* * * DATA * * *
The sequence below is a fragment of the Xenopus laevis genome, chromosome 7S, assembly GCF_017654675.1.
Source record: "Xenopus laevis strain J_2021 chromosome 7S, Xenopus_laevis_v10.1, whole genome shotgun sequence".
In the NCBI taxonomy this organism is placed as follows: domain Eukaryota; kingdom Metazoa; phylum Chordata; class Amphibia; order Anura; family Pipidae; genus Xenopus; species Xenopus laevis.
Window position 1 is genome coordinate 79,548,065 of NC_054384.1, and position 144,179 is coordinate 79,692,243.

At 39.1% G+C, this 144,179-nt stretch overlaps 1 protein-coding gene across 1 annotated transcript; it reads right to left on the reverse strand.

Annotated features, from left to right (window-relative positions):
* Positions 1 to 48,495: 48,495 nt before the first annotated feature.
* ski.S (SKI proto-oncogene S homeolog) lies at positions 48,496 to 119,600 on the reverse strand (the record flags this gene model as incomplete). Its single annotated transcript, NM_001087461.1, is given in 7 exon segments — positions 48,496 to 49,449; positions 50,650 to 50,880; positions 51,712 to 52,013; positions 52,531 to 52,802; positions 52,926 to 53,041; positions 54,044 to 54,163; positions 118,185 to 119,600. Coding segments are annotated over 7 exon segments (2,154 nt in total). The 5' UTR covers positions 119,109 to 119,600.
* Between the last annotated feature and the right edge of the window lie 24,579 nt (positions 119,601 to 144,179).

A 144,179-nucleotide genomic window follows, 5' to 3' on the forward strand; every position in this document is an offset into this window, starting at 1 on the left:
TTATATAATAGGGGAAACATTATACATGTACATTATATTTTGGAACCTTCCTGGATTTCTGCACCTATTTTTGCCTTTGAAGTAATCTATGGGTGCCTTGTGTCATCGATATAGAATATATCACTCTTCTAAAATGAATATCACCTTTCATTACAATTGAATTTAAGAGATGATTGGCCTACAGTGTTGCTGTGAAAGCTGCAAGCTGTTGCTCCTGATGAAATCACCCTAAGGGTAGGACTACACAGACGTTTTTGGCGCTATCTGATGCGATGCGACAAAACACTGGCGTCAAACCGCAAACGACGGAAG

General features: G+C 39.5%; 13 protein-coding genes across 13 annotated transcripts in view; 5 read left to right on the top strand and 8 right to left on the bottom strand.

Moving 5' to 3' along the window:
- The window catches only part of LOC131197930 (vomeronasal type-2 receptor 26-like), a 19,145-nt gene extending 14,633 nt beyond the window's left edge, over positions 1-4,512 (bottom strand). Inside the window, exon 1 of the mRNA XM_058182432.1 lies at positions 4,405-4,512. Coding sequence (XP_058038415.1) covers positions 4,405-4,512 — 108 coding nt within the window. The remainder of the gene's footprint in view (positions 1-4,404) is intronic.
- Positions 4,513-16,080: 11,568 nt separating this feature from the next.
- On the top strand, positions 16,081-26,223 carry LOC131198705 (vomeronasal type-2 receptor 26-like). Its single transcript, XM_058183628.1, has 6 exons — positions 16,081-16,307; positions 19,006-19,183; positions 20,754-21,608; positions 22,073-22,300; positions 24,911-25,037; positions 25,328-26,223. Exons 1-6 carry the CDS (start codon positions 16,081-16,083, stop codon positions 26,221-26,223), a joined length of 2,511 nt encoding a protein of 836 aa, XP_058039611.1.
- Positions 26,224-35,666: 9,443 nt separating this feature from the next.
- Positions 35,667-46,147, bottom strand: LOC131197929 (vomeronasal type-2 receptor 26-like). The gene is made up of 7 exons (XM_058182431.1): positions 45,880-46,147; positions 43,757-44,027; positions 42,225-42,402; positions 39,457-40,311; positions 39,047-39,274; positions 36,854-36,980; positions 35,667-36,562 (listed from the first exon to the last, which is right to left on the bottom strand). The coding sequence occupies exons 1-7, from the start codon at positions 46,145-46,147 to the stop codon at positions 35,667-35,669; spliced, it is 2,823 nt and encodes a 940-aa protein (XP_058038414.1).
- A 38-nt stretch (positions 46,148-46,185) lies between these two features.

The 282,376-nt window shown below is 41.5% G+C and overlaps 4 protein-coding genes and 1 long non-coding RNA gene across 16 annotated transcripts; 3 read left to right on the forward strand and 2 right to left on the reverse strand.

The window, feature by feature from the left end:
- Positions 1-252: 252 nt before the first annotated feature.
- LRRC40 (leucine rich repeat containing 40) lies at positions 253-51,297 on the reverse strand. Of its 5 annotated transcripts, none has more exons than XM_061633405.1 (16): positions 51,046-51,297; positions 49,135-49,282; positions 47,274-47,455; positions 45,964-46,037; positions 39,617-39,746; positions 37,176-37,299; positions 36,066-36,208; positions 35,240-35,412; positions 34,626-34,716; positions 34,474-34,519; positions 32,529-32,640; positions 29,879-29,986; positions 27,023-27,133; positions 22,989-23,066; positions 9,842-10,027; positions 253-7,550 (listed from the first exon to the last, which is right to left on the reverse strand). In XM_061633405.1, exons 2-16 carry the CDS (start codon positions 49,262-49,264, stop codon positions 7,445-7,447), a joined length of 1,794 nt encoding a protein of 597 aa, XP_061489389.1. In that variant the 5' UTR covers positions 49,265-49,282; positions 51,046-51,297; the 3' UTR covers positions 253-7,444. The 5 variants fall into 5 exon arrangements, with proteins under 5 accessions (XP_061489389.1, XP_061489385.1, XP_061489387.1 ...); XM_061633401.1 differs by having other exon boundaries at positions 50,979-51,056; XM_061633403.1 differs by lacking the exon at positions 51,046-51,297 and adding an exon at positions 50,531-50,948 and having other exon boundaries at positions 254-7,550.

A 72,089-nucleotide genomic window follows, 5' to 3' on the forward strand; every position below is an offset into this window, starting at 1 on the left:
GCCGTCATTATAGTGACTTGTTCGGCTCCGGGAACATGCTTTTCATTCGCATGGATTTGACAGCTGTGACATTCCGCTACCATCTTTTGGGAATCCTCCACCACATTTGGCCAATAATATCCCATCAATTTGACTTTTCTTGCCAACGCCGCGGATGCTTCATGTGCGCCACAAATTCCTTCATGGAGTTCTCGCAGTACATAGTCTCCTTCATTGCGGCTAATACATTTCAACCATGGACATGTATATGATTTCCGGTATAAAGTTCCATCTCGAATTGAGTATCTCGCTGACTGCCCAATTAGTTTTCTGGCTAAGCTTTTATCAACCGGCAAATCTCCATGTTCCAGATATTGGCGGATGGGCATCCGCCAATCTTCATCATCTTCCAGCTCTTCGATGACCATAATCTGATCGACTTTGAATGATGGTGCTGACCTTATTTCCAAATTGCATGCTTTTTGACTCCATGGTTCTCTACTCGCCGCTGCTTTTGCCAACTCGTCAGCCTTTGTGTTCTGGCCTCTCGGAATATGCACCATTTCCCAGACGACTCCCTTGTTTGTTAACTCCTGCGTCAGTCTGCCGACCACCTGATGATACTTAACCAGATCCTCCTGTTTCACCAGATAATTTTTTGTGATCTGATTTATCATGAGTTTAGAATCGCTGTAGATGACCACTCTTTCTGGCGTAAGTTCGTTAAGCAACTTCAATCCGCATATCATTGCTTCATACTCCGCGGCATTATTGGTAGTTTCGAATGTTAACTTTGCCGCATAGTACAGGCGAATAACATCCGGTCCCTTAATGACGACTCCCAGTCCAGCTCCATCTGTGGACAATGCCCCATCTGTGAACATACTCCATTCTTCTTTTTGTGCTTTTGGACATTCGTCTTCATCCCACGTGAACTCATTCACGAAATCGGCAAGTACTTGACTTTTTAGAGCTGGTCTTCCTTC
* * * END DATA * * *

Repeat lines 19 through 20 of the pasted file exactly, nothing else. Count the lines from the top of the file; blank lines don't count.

- A 38-nt stretch (positions 46,148-46,185) lies between these two features.

The 282,376-nt window shown below is 41.5% G+C and overlaps 4 protein-coding genes and 1 long non-coding RNA gene across 16 annotated transcripts; 3 read left to right on the forward strand and 2 right to left on the reverse strand.